San Carlos officials may drop sewer rates 14 percent for multi-family residences after hearing from owners that the three-year rate structure adopted across the board last year was unfair to complexes with fewer occupants and less usage than single-family homes.
Currently, San Carlos residential customers play a flat annual sewer charge per unit regardless of whether it is a single-family home, duplex, condo, apartment or other type of dwelling. In the proposal coming before the City Council Monday night, multi-family unit customers would pay 86 percent of the single-family rate. Roughly 2,150 multi-family units would quality which would mean a $290,000 drop in 2014-2015 revenues and a $320,000 revenue decrease in 2015-2016.
Public Works Director Jay Walter told the council in a staff report that the city’s sewer enterprise fund could “easily handle” this 2 percent reduction in the next two fiscal years based on projected revenue. Longer term impacts would also be negligible, according to Walker, because the city can set future rates to mean a very small increase in other customer rates to make up the difference and maintain the fund.
In May 2013, the council voted 4-1 with Councilman Matt Grocott opposed, to increase both sewer and water rates over three years to cover long-deferred maintenance and a new treatment plant. That plan began with a 25 percent increase followed by 20 percent to 10 percent to let work start near immediately on system improvements. For residential customers, this meant their monthly sewer charges of $53.10 jumped last year to $67.29 followed by $80.75 this upcoming July 1 and $88.82 the following.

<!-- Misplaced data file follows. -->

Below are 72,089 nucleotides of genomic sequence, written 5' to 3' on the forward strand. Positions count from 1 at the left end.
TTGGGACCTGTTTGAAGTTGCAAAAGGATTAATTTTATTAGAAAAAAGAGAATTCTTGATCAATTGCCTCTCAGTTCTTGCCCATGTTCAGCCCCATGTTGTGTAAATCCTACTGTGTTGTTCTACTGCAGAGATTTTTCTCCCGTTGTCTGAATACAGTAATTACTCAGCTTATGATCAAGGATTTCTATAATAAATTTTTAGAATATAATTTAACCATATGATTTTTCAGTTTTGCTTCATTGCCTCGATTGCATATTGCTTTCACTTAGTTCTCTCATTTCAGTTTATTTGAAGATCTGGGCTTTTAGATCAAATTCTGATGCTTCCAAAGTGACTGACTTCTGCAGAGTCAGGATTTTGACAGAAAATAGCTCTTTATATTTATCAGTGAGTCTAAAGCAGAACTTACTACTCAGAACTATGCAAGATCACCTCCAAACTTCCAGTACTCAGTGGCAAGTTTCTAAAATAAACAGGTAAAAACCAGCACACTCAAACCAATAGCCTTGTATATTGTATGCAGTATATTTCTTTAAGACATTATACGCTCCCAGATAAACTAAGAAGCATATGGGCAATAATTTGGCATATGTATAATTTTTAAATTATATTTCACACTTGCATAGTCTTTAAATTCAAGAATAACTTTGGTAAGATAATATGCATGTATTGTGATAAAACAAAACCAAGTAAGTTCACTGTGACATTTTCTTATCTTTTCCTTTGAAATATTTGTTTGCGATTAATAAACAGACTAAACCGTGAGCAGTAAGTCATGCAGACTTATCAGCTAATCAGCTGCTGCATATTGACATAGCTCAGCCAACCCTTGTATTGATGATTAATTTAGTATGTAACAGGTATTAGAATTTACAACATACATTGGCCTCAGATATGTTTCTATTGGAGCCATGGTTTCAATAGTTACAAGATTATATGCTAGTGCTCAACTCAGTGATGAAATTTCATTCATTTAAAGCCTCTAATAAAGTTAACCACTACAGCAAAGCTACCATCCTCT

At the public hearing for those increases, apartment owners requested usage-based billing and the council agreed to look at the matter which is what led to Monday’s agenda item.
The council has three options before it including the recommended alternative of charging a fixed 86 percent of the single-family rate. A major advantage of this option is the city not needing to go through the rate increase process of protests and public hearing and can instead simply implement the change, according to Walter.
The other alternatives are making no change and keeping the flat rate uniform for all accounts or moving to a residential rate structure that includes a variable rate component based on volume. This last alternative would require each customer’s bill to be reset every fiscal year based on winter water use from the previous January through April. Doing so would help low-use customers but increase sewer bills for customers with high winter water use like larger families.
If the City Council opts for the recommended decrease, a multi-family unit’s current $986.95 yearly rate will drop to $833.30 in fiscal year 2014-2015 and the upcoming 2015-2016 rate of $1,065.85 would be $916.63.
Opting for the variable rate component would mean a fixed charge of $629.82 for all units with a $4.04 charge per hundred cubic feet.
The city’s sewer costs include a mandated $64 million contribution to the new South Bayside System Authority’s $420 million wastewater treatment plant. The city also has approximately $10 million worth of sewer system capacity improvements necessary over the next five years to prevent overflows and comply with the legal settlement reached with San Francisco Baykeepers.
The San Carlos City Council meets 7 p.m. Monday, June 23 in City Hall, 600 Elm St., San Carlos.
(650) 344-5200 ext. 102